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"Wendy Redroad is our go-to girl on the topic of forgiveness. She shares a powerful journey intertwining healing and forgiveness for women who've suffered all manner of abuse. She is relatable, compassionate, and biblically sound in her approach as she takes women by the hand and gently walks them through their own journey to healing and freedom."






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"Many times they afflicted me from my youth, yet they have not prevailed against me" (Ps 129:2).

Tuesday, February 11, 2020 10:57 AM

Made for Each Other: Broken Hearts & Volleyballs

Tuesday, February 11, 2020 10:57 AM
Tuesday, February 11, 2020 10:57 AM

I've had complex feelings about Valentine's Day most of my adult life. I was married to an addict for many years. Binges were sure to occur Christmas Eve (my birthday), Christmas Day (Jesus' birthday), and New Years Eve. There was never enough time to heal and forgive before Valentine's Day rolled around. Subsequently, I developed a habit of rolling my eyes in February when heart-shaped balloons hang in clusters from market ceilings like grapes on the vine. Can't a single girl buy a gallon of milk in peace?

Enter, Valentines Day, 2013. My brother is visiting from L.A. My husband has just returned from camping for the second time this month (allegedly) when he takes me aside to whisper, "I'm moving out. Not to worry. God told me He will send someone to take my place."

Um, Okay. I swallow the pain, stuff the humiliation, and in typical doormat fashion cook a beautiful dinner for my family. I didn't have the heart to not give my husband a gift on this special day, so I purchased a box of Girl Scout Cookies for him. Thin mints. The cookie of champions (and co-dependent women who've yet to develop the self-esteem to hold their husband's accountable for their destructive actions.) 

I've been on my own now for seven years. I've dated once; Mr.Charming. Too charming, and the relationship ended abruptly a week before Valentines when it dawned on him that I was serious when I told him I was saving myself for marriage. Who gets dumped before Valentine's Day--twice? 

The saving grace in this scenario is that God created me with considerable stores of weird humor. Laughter is a gift. And crying. The curse is to be numb. (I've been that, too.) So I schlepped my sad-self to Sports Academy, where I purchased a volleyball and later painted to resemble "Wilson", Tom Hank's make-shift companion in the movie Cast Away. (Because no one should be alone on Valentine's Day.)

Me and Wilson. Going strong since 2015. Not to brag, but he's an actor. "Perhaps you saw his work in Top Gun and Cast Away." (Funny quote I saw on facebook.)

What could have been a lasting "bad" memory has morphed into something I find hilarious year after year. Know what I did today? I bought myself a box of thin mints. Oh, yes I did!

The subsequent years go unparalleled in what God's shown me about loving myself. It began with a prayer: Father in heaven, In the name of Christ, I ask for the greatest gift of all . . . A love that allows me to be at ease with myself when life isn't' easy.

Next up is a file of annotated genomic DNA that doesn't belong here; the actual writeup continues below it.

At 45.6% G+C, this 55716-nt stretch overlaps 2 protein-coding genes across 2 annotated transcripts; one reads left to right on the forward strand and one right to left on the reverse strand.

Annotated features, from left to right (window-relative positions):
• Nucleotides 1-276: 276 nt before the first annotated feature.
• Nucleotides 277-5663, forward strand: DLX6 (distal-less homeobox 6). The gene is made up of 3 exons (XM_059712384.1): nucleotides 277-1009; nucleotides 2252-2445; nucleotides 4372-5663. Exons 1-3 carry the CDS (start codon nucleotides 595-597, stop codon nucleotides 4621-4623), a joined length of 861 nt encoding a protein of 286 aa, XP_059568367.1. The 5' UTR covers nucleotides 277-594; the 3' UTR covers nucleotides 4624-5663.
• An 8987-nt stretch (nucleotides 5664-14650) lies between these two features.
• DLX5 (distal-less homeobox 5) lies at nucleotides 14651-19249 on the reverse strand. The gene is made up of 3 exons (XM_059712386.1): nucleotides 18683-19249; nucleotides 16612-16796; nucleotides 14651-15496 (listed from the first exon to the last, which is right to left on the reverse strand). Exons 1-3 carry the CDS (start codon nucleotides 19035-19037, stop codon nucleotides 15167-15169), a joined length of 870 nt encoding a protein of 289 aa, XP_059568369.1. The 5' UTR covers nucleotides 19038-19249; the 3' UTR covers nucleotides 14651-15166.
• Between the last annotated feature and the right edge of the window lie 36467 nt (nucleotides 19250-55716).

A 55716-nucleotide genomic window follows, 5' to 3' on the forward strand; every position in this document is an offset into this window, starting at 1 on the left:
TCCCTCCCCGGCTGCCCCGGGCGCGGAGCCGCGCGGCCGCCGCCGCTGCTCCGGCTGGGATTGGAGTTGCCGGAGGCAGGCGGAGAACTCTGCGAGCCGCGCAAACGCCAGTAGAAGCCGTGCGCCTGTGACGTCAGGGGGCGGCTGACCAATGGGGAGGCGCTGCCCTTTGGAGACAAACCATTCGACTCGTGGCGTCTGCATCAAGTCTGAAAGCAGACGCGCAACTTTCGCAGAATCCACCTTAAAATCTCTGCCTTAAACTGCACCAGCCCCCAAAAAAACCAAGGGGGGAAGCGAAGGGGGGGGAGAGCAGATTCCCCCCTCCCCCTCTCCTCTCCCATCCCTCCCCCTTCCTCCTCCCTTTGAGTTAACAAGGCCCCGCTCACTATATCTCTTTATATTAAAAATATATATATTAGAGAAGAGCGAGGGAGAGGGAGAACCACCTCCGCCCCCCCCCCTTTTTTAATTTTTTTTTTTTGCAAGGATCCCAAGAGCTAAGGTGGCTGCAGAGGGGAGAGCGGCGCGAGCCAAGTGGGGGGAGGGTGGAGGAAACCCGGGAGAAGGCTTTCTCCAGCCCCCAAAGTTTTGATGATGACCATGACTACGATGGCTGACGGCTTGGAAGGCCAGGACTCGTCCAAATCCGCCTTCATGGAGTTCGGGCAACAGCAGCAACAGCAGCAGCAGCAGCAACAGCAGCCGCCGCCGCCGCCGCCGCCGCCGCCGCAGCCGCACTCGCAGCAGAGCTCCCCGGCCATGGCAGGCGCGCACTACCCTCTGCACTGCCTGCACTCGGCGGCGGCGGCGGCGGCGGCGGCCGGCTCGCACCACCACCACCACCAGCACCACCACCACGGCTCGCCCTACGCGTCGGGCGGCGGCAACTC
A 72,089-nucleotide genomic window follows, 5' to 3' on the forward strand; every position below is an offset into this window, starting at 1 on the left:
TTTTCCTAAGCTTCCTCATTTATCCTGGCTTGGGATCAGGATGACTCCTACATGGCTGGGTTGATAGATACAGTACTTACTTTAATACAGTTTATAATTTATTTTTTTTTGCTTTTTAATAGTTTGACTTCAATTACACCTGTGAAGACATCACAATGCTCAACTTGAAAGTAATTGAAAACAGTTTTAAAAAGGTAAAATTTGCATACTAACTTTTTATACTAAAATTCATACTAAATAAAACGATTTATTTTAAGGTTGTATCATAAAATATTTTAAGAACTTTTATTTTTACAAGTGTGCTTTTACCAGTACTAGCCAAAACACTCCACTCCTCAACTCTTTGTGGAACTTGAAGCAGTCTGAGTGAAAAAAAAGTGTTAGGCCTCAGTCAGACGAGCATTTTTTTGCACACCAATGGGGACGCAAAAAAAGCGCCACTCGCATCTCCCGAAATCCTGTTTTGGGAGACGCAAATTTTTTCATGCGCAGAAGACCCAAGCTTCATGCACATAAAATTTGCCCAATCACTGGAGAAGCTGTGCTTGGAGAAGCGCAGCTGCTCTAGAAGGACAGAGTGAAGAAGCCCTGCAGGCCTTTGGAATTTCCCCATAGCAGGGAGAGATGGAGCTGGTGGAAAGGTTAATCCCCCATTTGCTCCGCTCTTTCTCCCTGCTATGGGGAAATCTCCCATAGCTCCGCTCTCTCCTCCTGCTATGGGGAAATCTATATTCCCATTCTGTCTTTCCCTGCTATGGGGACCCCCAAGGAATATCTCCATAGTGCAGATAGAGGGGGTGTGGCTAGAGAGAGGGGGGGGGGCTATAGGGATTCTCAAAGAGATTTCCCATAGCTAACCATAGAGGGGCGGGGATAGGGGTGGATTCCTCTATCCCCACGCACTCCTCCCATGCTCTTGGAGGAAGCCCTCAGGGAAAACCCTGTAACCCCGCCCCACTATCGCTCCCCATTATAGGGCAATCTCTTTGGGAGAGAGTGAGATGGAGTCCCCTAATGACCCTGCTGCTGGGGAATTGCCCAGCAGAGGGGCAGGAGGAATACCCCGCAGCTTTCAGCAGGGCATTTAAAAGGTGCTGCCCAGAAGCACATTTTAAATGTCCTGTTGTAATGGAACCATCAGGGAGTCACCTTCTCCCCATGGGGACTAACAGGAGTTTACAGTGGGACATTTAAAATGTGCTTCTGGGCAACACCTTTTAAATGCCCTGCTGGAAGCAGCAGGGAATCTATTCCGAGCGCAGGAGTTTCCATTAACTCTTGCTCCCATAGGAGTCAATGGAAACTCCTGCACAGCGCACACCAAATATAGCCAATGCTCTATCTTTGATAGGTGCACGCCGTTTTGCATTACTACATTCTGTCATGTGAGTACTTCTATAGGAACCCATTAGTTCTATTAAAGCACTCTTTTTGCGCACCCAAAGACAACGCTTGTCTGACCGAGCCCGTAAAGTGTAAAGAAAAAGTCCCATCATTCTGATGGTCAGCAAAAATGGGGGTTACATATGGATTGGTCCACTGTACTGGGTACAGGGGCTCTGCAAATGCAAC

God commands us to love others as we love ourselves. But do we really know what this means? I see now that the will of God always begins within. The question isn't what shall I do next, but rather, will I yield to the Love who resides within me and allow Love to shape me in such a way that the desires of my heart are fulfilled naturally.

This Valentine's Day, cry if you must. But allow room for laughter. Ask God to give you something to laugh about if you're going solo. 

Let God love you so you can get on with the business of loving others as you love yourself. 

Mark 12:30-31; The greatest commandment.

"Love the Lord your God will all your heart and with all your soul and with all your mind and with all your strength. The second is this: Love your neighbor as yourself." 

Peace out Bohemians!


Monday, February 3, 2020 4:31 PM

Falling Forward

Monday, February 3, 2020 4:31 PM
Monday, February 3, 2020 4:31 PM

I took a chance on something I believe in wholeheartedly. I spoke up and fell seemingly flat on my face. The great thing about this is the direction in which I fell--forward. With a mouth full of dirt I stood up and realized with gentle surprise that I'd fallen over the finish line. (At least for this heat of the race.)

I fell in the right direction, which is to say, I gained spiritual territory smack in the middle of the uncertainty of outcomes. God continues to reveal to me that vulnerability cannot rob me of my future or diminish my identity as His child--with or without skinned knees.

I encourage you to speak the truth in kindness even if it's scary. Re-gain territory in the areas of your life  where you've gazed too long at the scene of your last fall. Look back long enough to recognize where you do not want to be, but refuse to live backwards. Have a sober look at the destructive patterns in your decision making that perpetuate past hurt and trauma. And then choose to move forward. Map it out. Where are you now? Where do you desire to be?

Create a plan that best illustrates not merely where you want to be, but who you hope to be in Christ. And then trust the Divine to direct your steps despite the hecklers in your head that chant: you'll never make it. Stuff a sweaty sock in your ego's mouth. Trust that you can and will make it.

"The human heart plans the way,
but the Lord directs the steps"
(Proverbs 16: 9 NAB).

"I run in  the path of your commands,
for you have set my heart free" 
(Proverbs 119:32)

We do not walk, run, fall, or cross the finish line apart from mercy and grace.




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